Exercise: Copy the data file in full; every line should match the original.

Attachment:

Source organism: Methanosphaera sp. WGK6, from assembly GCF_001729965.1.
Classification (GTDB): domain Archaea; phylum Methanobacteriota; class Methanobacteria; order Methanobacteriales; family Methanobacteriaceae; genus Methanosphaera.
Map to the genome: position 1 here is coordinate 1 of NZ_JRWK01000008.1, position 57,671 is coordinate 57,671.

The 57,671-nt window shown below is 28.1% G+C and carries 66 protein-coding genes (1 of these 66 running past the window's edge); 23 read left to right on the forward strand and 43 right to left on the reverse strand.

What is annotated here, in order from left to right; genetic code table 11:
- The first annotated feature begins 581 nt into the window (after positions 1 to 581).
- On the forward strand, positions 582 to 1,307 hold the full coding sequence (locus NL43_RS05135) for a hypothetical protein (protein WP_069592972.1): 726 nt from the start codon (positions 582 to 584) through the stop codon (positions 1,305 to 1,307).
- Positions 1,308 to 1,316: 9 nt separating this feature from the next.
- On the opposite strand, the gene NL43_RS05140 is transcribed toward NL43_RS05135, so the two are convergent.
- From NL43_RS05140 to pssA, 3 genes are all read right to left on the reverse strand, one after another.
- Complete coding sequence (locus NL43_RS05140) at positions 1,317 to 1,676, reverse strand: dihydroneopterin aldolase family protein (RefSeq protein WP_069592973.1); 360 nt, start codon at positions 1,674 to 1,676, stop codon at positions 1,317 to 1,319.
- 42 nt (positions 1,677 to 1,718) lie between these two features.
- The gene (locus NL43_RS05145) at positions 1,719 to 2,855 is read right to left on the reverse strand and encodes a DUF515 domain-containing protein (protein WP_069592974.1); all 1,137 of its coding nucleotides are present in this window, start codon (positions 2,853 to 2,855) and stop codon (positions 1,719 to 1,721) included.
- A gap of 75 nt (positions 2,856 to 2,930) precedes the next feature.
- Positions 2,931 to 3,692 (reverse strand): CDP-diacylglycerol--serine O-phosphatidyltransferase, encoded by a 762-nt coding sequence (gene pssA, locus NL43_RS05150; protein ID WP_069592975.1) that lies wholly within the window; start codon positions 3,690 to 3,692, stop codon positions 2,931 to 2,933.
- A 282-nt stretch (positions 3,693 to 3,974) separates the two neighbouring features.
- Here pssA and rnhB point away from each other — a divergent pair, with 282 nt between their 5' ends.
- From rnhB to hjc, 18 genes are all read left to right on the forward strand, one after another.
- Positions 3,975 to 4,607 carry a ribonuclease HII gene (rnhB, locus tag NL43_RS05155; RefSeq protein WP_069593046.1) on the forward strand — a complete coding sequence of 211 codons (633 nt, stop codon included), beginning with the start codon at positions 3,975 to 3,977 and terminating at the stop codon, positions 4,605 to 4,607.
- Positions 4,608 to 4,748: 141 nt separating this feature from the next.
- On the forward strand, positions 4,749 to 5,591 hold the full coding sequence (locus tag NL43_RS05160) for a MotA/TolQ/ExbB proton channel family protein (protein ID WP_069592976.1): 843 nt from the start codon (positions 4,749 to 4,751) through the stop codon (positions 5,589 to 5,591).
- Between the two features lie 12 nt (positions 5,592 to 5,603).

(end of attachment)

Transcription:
Source organism: Methanosphaera sp. WGK6, from assembly GCF_001729965.1.
Classification (GTDB): domain Archaea; phylum Methanobacteriota; class Methanobacteria; order Methanobacteriales; family Methanobacteriaceae; genus Methanosphaera.
Map to the genome: position 1 here is coordinate 1 of NZ_JRWK01000008.1, position 57,671 is coordinate 57,671.

The 57,671-nt window shown below is 28.1% G+C and carries 66 protein-coding genes (1 of these 66 running past the window's edge); 23 read left to right on the forward strand and 43 right to left on the reverse strand.

What is annotated here, in order from left to right; genetic code table 11:
- The first annotated feature begins 581 nt into the window (after positions 1 to 581).
- On the forward strand, positions 582 to 1,307 hold the full coding sequence (locus NL43_RS05135) for a hypothetical protein (protein WP_069592972.1): 726 nt from the start codon (positions 582 to 584) through the stop codon (positions 1,305 to 1,307).
- Positions 1,308 to 1,316: 9 nt separating this feature from the next.
- On the opposite strand, the gene NL43_RS05140 is transcribed toward NL43_RS05135, so the two are convergent.
- From NL43_RS05140 to pssA, 3 genes are all read right to left on the reverse strand, one after another.
- Complete coding sequence (locus NL43_RS05140) at positions 1,317 to 1,676, reverse strand: dihydroneopterin aldolase family protein (RefSeq protein WP_069592973.1); 360 nt, start codon at positions 1,674 to 1,676, stop codon at positions 1,317 to 1,319.
- 42 nt (positions 1,677 to 1,718) lie between these two features.
- The gene (locus NL43_RS05145) at positions 1,719 to 2,855 is read right to left on the reverse strand and encodes a DUF515 domain-containing protein (protein WP_069592974.1); all 1,137 of its coding nucleotides are present in this window, start codon (positions 2,853 to 2,855) and stop codon (positions 1,719 to 1,721) included.
- A gap of 75 nt (positions 2,856 to 2,930) precedes the next feature.
- Positions 2,931 to 3,692 (reverse strand): CDP-diacylglycerol--serine O-phosphatidyltransferase, encoded by a 762-nt coding sequence (gene pssA, locus NL43_RS05150; protein ID WP_069592975.1) that lies wholly within the window; start codon positions 3,690 to 3,692, stop codon positions 2,931 to 2,933.
- A 282-nt stretch (positions 3,693 to 3,974) separates the two neighbouring features.
- Here pssA and rnhB point away from each other — a divergent pair, with 282 nt between their 5' ends.
- From rnhB to hjc, 18 genes are all read left to right on the forward strand, one after another.
- Positions 3,975 to 4,607 carry a ribonuclease HII gene (rnhB, locus tag NL43_RS05155; RefSeq protein WP_069593046.1) on the forward strand — a complete coding sequence of 211 codons (633 nt, stop codon included), beginning with the start codon at positions 3,975 to 3,977 and terminating at the stop codon, positions 4,605 to 4,607.
- Positions 4,608 to 4,748: 141 nt separating this feature from the next.
- On the forward strand, positions 4,749 to 5,591 hold the full coding sequence (locus tag NL43_RS05160) for a MotA/TolQ/ExbB proton channel family protein (protein ID WP_069592976.1): 843 nt from the start codon (positions 4,749 to 4,751) through the stop codon (positions 5,589 to 5,591).
- Between the two features lie 12 nt (positions 5,592 to 5,603).